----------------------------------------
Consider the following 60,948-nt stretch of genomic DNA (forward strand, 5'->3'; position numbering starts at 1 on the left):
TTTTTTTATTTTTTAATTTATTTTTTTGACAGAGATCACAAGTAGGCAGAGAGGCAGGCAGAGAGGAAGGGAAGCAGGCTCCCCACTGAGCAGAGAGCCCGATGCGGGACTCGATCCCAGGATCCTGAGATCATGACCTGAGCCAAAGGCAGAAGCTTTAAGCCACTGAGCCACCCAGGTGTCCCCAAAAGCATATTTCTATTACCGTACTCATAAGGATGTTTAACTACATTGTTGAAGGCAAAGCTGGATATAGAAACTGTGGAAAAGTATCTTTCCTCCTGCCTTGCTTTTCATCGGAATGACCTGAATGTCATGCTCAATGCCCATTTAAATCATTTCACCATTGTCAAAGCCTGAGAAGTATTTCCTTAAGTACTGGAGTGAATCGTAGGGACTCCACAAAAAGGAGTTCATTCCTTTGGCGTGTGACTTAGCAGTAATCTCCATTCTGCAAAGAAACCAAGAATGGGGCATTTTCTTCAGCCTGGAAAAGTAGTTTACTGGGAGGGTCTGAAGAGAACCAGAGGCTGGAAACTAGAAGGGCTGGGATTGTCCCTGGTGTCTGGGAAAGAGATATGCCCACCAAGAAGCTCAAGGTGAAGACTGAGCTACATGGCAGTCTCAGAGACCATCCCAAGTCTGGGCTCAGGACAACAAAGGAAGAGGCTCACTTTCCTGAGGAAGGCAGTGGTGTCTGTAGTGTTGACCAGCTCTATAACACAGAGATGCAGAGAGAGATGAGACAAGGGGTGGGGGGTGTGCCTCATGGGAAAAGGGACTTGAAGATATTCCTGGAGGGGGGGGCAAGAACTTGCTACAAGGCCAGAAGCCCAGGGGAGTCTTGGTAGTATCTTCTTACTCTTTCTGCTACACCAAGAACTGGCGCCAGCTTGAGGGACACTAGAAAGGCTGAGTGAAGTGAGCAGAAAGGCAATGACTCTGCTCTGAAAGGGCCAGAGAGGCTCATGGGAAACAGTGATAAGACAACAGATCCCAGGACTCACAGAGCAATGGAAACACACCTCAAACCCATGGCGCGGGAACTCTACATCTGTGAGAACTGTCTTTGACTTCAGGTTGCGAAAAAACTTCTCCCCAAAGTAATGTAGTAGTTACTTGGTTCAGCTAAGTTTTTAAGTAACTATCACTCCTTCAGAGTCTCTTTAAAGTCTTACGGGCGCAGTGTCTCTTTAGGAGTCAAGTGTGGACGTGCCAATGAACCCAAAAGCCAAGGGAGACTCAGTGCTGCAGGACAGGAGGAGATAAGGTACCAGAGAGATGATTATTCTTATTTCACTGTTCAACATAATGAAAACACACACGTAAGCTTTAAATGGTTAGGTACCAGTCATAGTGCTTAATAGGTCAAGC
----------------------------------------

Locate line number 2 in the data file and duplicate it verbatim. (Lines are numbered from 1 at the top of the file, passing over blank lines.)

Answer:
TTTTTTTATTTTTTAATTTATTTTTTTGACAGAGATCACAAGTAGGCAGAGAGGCAGGCAGAGAGGAAGGGAAGCAGGCTCCCCACTGAGCAGAGAGCCCGATGCGGGACTCGATCCCAGGATCCTGAGATCATGACCTGAGCCAAAGGCAGAAGCTTTAAGCCACTGAGCCACCCAGGTGTCCCCAAAAGCATATTTCTATTACCGTACTCATAAGGATGTTTAACTACATTGTTGAAGGCAAAGCTGGATATAGAAACTGTGGAAAAGTATCTTTCCTCCTGCCTTGCTTTTCATCGGAATGACCTGAATGTCATGCTCAATGCCCATTTAAATCATTTCACCATTGTCAAAGCCTGAGAAGTATTTCCTTAAGTACTGGAGTGAATCGTAGGGACTCCACAAAAAGGAGTTCATTCCTTTGGCGTGTGACTTAGCAGTAATCTCCATTCTGCAAAGAAACCAAGAATGGGGCATTTTCTTCAGCCTGGAAAAGTAGTTTACTGGGAGGGTCTGAAGAGAACCAGAGGCTGGAAACTAGAAGGGCTGGGATTGTCCCTGGTGTCTGGGAAAGAGATATGCCCACCAAGAAGCTCAAGGTGAAGACTGAGCTACATGGCAGTCTCAGAGACCATCCCAAGTCTGGGCTCAGGACAACAAAGGAAGAGGCTCACTTTCCTGAGGAAGGCAGTGGTGTCTGTAGTGTTGACCAGCTCTATAACACAGAGATGCAGAGAGAGATGAGACAAGGGGTGGGGGGTGTGCCTCATGGGAAAAGGGACTTGAAGATATTCCTGGAGGGGGGGGCAAGAACTTGCTACAAGGCCAGAAGCCCAGGGGAGTCTTGGTAGTATCTTCTTACTCTTTCTGCTACACCAAGAACTGGCGCCAGCTTGAGGGACACTAGAAAGGCTGAGTGAAGTGAGCAGAAAGGCAATGACTCTGCTCTGAAAGGGCCAGAGAGGCTCATGGGAAACAGTGATAAGACAACAGATCCCAGGACTCACAGAGCAATGGAAACACACCTCAAACCCATGGCGCGGGAACTCTACATCTGTGAGAACTGTCTTTGACTTCAGGTTGCGAAAAAACTTCTCCCCAAAGTAATGTAGTAGTTACTTGGTTCAGCTAAGTTTTTAAGTAACTATCACTCCTTCAGAGTCTCTTTAAAGTCTTACGGGCGCAGTGTCTCTTTAGGAGTCAAGTGTGGACGTGCCAATGAACCCAAAAGCCAAGGGAGACTCAGTGCTGCAGGACAGGAGGAGATAAGGTACCAGAGAGATGATTATTCTTATTTCACTGTTCAACATAATGAAAACACACACGTAAGCTTTAAATGGTTAGGTACCAGTCATAGTGCTTAATAGGTCAAGC